I was heading to Christchurch for an end of year do for a client. The top one on my old 328I decided to suicide while I was going uphill at around 100k, large bang heard then you lose everything..... no power steering, no alternator but worst of all, no water pump. Really quick way to cook a motor and spend 4 1/2 hours stuck on the side of the road. And all because I got busy and thought I'd change it when I got back, something that would've taken 10 minutes with the right tools and a new pulley at home cost me plenty.

So I now carry spares with me just in case lol. 

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5 hours ago, Cammsport said:

manual swap is on the cards. 

Forgot to mention too, if you're doing a manual conversion, track down a new diff. 3.15 or 2.93 gears will be what you want, unless you get the G240 box with proper overdrive. All other boxes have a 1:1 final drive gear so you'll be sitting around 3k rpm at 100kph with the original 3:46 diff ratio, which will knock a bit out of the economy.

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14 hours ago, Cammsport said:

Might look into vanos seals mid-term. Doesn't seem to be giving me trouble right now. Any way to see if it's working as it should? Doesn't seem to be any noticeable crossovers etc. Do you have a preferred engine oil? 

If your car has done more than 60k then the vanos seals will be ready to be replaced. The material bmw used fails.

I like castrol edge 5w30, but everyone has their personal favorites. Just don't use cheap rubbish.

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if it is just a daily etc don't worry about vanos seals. Correct that they have probably failed, but the expense is not worth replacing, them even when DIY, if your only gain is to be fuel economy. A bit different if you like to throw around on a back road or on a track etc.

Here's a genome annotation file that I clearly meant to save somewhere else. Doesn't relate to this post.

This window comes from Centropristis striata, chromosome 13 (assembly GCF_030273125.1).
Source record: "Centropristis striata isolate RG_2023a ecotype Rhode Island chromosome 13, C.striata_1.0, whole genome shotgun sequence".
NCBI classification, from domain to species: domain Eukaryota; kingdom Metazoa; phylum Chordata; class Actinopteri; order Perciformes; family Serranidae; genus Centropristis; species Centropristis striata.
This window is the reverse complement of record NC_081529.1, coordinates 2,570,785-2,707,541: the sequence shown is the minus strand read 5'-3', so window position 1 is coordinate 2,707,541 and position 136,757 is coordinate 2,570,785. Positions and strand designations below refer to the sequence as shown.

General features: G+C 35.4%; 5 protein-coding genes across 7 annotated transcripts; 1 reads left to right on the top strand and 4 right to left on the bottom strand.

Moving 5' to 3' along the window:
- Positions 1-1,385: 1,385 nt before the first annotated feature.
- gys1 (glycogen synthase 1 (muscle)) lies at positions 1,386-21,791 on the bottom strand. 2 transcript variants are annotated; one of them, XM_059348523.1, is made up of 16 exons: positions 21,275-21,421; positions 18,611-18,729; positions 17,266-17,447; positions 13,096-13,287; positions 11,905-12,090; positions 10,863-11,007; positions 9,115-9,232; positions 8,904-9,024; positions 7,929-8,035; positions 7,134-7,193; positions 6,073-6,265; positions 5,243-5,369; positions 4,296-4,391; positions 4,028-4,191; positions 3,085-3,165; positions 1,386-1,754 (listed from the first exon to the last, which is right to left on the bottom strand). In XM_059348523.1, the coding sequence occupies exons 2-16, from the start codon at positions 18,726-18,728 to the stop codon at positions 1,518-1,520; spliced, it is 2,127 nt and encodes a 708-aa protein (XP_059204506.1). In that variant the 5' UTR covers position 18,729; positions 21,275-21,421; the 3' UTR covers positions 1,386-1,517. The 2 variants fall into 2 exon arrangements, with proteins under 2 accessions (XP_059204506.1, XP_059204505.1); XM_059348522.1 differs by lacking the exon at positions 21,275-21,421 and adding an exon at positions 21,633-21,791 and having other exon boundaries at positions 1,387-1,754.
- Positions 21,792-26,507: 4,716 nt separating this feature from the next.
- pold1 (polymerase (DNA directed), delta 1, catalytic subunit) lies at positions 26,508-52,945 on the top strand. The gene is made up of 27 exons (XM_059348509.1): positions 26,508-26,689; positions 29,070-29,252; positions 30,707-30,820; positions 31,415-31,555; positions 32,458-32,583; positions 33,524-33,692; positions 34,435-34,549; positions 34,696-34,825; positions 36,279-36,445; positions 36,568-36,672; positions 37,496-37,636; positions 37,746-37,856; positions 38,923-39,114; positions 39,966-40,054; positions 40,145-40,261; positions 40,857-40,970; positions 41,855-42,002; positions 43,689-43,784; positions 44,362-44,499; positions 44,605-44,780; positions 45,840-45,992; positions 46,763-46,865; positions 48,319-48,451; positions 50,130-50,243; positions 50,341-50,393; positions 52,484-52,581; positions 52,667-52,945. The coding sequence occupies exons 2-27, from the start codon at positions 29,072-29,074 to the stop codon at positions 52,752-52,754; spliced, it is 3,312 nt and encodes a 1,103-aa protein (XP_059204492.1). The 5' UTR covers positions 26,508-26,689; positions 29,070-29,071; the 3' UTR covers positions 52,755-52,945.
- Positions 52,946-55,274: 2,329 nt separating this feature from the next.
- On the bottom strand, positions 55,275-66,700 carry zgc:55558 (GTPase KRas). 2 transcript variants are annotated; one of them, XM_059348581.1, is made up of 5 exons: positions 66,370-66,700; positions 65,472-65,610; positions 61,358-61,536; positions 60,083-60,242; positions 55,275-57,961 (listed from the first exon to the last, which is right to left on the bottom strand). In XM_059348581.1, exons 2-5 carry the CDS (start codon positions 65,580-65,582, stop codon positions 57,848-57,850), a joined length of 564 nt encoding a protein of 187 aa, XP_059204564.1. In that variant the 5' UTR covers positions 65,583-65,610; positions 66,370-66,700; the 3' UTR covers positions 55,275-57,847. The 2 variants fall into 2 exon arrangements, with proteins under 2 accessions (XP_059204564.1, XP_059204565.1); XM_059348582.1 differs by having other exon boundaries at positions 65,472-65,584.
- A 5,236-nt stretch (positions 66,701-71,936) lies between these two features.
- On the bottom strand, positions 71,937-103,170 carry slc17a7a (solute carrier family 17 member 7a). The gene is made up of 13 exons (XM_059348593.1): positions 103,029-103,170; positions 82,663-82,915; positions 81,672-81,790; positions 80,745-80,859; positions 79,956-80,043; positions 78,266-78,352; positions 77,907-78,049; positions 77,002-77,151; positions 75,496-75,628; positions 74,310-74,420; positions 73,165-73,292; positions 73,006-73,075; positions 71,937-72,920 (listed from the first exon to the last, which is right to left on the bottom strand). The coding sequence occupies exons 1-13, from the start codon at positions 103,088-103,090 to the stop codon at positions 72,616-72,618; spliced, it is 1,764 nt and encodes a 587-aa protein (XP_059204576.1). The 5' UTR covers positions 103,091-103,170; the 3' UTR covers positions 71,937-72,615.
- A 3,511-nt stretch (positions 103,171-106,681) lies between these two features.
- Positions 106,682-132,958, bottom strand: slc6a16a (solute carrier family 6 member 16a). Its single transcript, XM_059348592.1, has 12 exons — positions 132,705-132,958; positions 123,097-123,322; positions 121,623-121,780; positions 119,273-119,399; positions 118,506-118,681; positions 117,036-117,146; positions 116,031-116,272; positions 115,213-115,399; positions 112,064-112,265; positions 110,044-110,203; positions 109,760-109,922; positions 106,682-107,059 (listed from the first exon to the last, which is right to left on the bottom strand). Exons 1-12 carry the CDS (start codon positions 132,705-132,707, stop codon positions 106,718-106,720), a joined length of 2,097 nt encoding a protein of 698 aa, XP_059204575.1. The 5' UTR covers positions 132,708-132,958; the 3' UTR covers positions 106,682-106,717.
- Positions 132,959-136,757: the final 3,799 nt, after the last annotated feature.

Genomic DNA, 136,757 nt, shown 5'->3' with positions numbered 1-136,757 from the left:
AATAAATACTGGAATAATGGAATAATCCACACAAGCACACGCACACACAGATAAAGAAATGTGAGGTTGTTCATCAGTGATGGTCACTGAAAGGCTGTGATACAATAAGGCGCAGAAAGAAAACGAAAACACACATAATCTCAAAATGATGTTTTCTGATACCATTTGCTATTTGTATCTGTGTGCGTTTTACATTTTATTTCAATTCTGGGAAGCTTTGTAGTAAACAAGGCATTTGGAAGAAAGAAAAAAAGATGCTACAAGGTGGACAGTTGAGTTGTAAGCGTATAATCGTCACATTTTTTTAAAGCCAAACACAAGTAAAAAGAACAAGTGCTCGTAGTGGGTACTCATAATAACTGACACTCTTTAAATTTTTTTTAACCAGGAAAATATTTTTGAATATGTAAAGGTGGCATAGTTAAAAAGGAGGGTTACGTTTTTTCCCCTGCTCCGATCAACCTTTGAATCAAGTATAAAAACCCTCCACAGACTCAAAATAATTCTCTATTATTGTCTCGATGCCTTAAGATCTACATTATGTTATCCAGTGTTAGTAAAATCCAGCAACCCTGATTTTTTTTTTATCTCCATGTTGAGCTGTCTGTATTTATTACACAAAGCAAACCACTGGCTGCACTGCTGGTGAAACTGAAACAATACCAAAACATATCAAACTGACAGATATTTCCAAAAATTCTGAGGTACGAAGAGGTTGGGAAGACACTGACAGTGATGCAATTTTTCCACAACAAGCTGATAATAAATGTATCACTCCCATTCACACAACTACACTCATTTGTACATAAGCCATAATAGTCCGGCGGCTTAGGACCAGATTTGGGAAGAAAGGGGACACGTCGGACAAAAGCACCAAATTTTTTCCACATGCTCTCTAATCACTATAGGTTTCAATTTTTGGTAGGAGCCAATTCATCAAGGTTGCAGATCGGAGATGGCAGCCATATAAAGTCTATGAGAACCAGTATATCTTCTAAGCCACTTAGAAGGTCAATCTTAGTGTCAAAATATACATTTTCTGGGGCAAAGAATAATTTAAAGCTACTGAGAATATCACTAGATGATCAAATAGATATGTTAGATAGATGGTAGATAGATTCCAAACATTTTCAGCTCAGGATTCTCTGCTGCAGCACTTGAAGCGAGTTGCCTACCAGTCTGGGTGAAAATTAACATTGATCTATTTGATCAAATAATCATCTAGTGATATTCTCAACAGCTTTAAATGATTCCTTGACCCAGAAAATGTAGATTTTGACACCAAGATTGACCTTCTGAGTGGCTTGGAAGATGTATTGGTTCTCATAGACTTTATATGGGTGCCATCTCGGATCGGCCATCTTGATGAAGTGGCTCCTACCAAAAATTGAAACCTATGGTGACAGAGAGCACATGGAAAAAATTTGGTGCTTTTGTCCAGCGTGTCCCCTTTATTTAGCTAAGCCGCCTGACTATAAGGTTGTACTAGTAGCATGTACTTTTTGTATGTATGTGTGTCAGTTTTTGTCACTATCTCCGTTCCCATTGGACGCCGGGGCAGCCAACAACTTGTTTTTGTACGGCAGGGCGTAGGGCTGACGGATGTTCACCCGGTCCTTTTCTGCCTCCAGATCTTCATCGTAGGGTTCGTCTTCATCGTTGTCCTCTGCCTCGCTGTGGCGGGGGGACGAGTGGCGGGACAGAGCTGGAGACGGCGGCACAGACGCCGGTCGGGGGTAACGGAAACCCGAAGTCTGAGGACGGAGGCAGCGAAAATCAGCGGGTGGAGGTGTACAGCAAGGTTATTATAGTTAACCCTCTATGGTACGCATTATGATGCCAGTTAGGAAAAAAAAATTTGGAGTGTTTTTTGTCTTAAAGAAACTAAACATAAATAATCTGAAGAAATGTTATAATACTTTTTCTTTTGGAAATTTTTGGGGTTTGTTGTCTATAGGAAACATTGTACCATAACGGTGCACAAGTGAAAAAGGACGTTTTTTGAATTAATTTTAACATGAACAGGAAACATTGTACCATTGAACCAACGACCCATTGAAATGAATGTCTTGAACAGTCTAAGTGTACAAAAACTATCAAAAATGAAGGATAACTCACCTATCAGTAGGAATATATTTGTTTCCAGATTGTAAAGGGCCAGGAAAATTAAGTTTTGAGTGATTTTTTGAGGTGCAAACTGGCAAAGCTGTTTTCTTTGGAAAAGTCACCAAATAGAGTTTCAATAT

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Yea, each to their own, I've done the vanos seals on all my beemers, and its always been an improvement each time.

Smoother, more low down power, better on fuel.

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fuel economy gain is marginal at best. as I said above, if this is the objective as is the OPs question, you are waiting your time. Parts alone will take you a long time to recover from your fuel saving, and when you do you will be back to having destroyed seals, not to mention if you have to pay someone to install.

Also there is zero mechanical damage that can result because of not tending to them, unlike most other areas on the motor that fit the OPs objective better.

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19 hours ago, Cammsport said:

Might look into vanos seals mid-term. Doesn't seem to be giving me trouble right now. Any way to see if it's working as it should? Doesn't seem to be any noticeable crossovers etc. Do you have a preferred engine oil? 

just in response to this, its a continuously variable system, it is not Off or On like some other manufacturers at this age.

Correct oil is 10W40, I use Penrite, but really any brand name will do. Some swear by Castrol for no reason other than thats what BMW etched into the filler cap 20 years ago.

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+1 on Penrite.  Buying the 20L drums of it s a very economical way of buying good oil.

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11 hours ago, _ethrty-Andy_ said:

fuel economy gain is marginal at best. as I said above, if this is the objective as is the OPs question, you are waiting your time. Parts alone will take you a long time to recover from your fuel saving, and when you do you will be back to having destroyed seals, not to mention if you have to pay someone to install.

Also there is zero mechanical damage that can result because of not tending to them, unlike most other areas on the motor that fit the OPs objective better.

Yea, agree if you are only doing it for fuel consumption its not worth it. If you are doing it for the other benefits then yes, and fuel consumption is just a bonus.

 

BTW the replacement seals dont fail early like the origional bmw ones do as they use a different material.